The concept has been around for a very long time and used extensively in certain sectors − notably the restaurant sector − which itself implies a level of success.
For the franchisees, who are usually entrepreneurs seeking to establish themselves in a safe way, they can break into a service or product area where they might not have the level of knowledge they need by getting significant support and training. They are also highly motivated to make it work because it is their own business.
For the franchisor it allows rapid expansion with minimal investment cost − the franchisee pays upfront as well as an ongoing royalty. A well managed franchising network can boost the potential of innovation in the brand so long as the franchisor forms a developmental relationship with the franchisee, making the most of their ideas.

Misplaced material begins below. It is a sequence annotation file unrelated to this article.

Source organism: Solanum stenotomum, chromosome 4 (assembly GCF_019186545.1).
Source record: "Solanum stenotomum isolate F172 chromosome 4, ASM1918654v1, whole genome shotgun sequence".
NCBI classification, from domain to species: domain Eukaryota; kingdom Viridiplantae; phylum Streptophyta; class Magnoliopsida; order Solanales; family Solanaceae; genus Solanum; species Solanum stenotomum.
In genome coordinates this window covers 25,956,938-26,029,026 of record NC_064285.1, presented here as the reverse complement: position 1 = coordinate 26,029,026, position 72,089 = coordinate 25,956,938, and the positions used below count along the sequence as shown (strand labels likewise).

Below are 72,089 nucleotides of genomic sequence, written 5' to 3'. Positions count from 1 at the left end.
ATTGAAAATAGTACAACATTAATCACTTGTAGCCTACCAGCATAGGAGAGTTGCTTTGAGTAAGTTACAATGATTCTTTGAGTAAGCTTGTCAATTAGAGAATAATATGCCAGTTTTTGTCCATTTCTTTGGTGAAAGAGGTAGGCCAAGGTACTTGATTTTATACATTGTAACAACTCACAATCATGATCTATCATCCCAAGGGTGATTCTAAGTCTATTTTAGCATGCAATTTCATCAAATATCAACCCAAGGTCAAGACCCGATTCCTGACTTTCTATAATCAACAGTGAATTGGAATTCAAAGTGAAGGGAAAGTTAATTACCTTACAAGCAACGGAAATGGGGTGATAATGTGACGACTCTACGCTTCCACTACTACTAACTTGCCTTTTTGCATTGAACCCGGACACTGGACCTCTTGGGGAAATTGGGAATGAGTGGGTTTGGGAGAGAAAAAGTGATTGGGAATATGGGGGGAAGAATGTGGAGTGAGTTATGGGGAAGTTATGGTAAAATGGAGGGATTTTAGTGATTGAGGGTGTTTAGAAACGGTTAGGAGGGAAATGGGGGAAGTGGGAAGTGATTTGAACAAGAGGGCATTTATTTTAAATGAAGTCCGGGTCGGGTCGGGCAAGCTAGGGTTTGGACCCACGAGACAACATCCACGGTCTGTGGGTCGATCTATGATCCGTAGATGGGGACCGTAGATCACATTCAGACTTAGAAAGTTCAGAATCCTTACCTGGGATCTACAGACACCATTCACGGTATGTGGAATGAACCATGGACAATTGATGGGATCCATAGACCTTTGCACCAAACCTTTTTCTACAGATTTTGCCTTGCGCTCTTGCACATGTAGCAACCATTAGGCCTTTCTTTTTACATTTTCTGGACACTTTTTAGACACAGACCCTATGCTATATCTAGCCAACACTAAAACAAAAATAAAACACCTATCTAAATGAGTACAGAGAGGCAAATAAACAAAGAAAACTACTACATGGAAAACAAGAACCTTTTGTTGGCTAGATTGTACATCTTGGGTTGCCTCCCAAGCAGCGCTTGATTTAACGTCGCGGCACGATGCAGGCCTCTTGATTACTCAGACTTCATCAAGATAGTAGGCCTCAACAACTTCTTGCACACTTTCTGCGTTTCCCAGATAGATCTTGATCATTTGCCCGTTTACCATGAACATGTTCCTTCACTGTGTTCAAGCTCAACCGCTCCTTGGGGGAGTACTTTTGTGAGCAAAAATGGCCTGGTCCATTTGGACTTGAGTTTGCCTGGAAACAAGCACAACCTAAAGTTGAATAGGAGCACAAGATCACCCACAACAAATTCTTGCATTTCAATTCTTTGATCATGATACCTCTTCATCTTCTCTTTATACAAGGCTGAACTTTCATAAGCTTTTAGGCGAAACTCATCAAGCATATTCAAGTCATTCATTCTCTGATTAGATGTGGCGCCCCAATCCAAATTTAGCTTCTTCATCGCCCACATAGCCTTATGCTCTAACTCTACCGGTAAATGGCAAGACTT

Disadvantages of franchising
The disadvantages are quite obvious. It is not always easy to develop a “manual” and control quality at a distance from the parent organisation and tensions between the entrepreneurial franchisee and the franchisor can go both ways − the franchisee can add ideas or it can be seen as trouble. There are some factors to balance and boundaries must be managed in order to make the model work for all parties.
There is one significant tension built into the model that is critical for the NHS if it is to develop more franchised services. Tension often forms between the franchisor’s business model, which is built on standardisation, and the desire in the franchisee to achieve its own identity and “personalisation” in the sense of a community service.
‘Having franchisees that are developmental can be a real benefit − a catalyst to innovation for the franchisor’
This is a legacy of the NHS, as it is the exact same tension that is built into the relationship between a foundation trust and the Department of Health, for instance. And it is a tension that hasn’t been resolved or well managed in the NHS to date.